A Titanic survivor was told he needed to get his legs amputated. 2 years later he won a US tennis championship!

English: Richard Norris Williams, American ten...

From OMG facts:

His name is Richard Williams, and he was considered one of the best tennis players in the world, when he boarded the Titanic on it’s doomed maiden voyage. When the ship sank, he managed to cling to a life boat; his legs freezing in the cold water.

That frost damage led to a doctor recommending he should get his legs amputated. He refused and continued his career. Just 2 years after the sinking of the Titanic, he won 2 US Singles championships, a Wimbledon doubles title, and Olympic gold medal and made it into the International Tennis Hall of Fame.

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From “The Sporting News”

Richard Norris Williams was traveling from Geneva with his father, Charles. Richard planned on playing the lawn tennis circuit that summer and enrolling in Harvard for fall classes.

They were asleep in their stateroom when the ship hit the iceberg at 11:40 p.m. The jolt didn’t trigger much panic. After all, the Titanic was considered unsinkable.

Richard put on his big fur coat and headed out with his father. They came upon a steward trying to pry open a door to another cabin.

Richard lowered his shoulder and rammed the door in. The stranded passenger may have thanked him, but the steward said he would report Williams for destroying White Star Line property.

Read the whole story:  http://aol.sportingnews.com/sport/story/2012-04-15/richard-williams-tennis-titanic-100th-anniversary – Very well written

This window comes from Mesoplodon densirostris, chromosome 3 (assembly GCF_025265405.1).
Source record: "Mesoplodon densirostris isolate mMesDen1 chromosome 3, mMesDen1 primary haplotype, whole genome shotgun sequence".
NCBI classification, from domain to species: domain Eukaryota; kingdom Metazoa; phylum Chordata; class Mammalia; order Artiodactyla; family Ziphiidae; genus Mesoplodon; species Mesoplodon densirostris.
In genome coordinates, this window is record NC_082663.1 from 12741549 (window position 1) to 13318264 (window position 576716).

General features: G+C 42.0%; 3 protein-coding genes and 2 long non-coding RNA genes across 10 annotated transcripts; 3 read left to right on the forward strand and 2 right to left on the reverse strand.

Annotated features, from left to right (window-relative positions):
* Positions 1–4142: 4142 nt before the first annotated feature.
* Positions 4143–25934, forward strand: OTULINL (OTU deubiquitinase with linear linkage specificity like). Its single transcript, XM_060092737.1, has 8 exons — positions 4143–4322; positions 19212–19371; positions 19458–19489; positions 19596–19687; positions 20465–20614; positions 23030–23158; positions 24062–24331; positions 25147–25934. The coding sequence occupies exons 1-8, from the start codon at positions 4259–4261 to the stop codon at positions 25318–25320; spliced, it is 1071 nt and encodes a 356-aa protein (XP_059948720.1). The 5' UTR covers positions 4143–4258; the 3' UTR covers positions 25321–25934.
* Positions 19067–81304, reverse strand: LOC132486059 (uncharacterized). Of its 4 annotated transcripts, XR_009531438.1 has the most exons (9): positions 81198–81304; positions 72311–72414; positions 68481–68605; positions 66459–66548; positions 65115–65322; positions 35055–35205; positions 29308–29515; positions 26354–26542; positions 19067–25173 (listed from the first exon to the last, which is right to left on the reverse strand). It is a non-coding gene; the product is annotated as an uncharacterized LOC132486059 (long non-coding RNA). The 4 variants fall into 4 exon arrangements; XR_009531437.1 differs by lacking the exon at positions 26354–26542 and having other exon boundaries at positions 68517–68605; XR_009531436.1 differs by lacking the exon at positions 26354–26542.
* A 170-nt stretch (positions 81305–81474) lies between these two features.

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The 1,500 tennis fans packed into the grandstand showered applause upon Karl Behr and Dick Williams after their thrilling fourth-round match in the 1912 Longwood Challenge Bowl. Old-timers agreed that the match had been the finest in the tournament’s history. For five sets on a warm July afternoon, Behr and Williams shared the same grassy rectangle, but the men already shared a much stronger bond—one forged in ice. Just 12 weeks prior, the two future tennis Hall of Famers had both survived Titanic’s sinking.


Both Behr and Williams were chasing their dreams when they separately ascended Titanic’s gangway in Cherbourg, France. The 26-year-old Behr had been a tennis standout at Yale, and in 1907 he was a doubles finalist at Wimbledon and a member of the U.S. Davis Cup team. As he boarded Titanic, however, Behr had more important things than tennis on his mind, mainly 19-year-old Helen Newsom.

The tennis star had been pursuing his sister’s classmate, but Newsom’s mother and stepfather disapproved of the age gap between the suitors and hoped a European trip might cool the romance. Behr, however, concocted a business trip to Europe and followed along. When Newsom telegrammed Behr in Berlin to say she was sailing home aboard Titanic, he quickly booked a ticket on the giant ocean liner to surprise her.

The Whole Article: http://www.history.com/news/titanics-tennis-star-survivors

4 responses

  1. Williams vacationed (and played tennis) at the Ausable Club in the Adirondacks every summer for almost 30 years.

    1. Good to know. I didn’t know there was an area connection to the story when I wrote it. Thanks for the info.

  2. In addition his Wimbledon doubles partner Chuck Garland and Dean Mathey both top ranked players of their time also belonged to the same club. The upper tennis courts have a plaque dedicated to Williams and Garland.

  3. Dick Williams had other connections to the area. He visited and camped out with classmates during his years at Harvard (19-12-1916) in the southern part of the Adirondacks. He also received his training after enlisting in the Army at Plattsburgh.

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